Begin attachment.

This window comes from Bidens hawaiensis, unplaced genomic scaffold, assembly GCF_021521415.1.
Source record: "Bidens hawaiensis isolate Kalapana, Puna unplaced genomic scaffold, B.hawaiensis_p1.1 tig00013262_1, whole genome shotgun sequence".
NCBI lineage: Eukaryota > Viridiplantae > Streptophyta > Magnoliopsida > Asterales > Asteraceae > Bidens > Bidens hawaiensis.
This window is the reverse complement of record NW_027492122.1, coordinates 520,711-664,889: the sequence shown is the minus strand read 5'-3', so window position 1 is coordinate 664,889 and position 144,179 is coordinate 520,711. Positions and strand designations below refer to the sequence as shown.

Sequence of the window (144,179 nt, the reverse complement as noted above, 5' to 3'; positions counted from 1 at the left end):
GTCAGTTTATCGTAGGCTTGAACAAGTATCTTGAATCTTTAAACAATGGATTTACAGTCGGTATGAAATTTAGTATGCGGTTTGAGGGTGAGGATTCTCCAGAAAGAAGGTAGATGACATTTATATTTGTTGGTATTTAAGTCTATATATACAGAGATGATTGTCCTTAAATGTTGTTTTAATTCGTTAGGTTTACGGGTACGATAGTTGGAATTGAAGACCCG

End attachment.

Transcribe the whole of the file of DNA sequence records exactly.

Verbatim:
This window comes from Bidens hawaiensis, unplaced genomic scaffold, assembly GCF_021521415.1.
Source record: "Bidens hawaiensis isolate Kalapana, Puna unplaced genomic scaffold, B.hawaiensis_p1.1 tig00013262_1, whole genome shotgun sequence".
NCBI lineage: Eukaryota > Viridiplantae > Streptophyta > Magnoliopsida > Asterales > Asteraceae > Bidens > Bidens hawaiensis.
This window is the reverse complement of record NW_027492122.1, coordinates 520,711-664,889: the sequence shown is the minus strand read 5'-3', so window position 1 is coordinate 664,889 and position 144,179 is coordinate 520,711. Positions and strand designations below refer to the sequence as shown.

Sequence of the window (144,179 nt, the reverse complement as noted above, 5' to 3'; positions counted from 1 at the left end):
GTCAGTTTATCGTAGGCTTGAACAAGTATCTTGAATCTTTAAACAATGGATTTACAGTCGGTATGAAATTTAGTATGCGGTTTGAGGGTGAGGATTCTCCAGAAAGAAGGTAGATGACATTTATATTTGTTGGTATTTAAGTCTATATATACAGAGATGATTGTCCTTAAATGTTGTTTTAATTCGTTAGGTTTACGGGTACGATAGTTGGAATTGAAGACCCG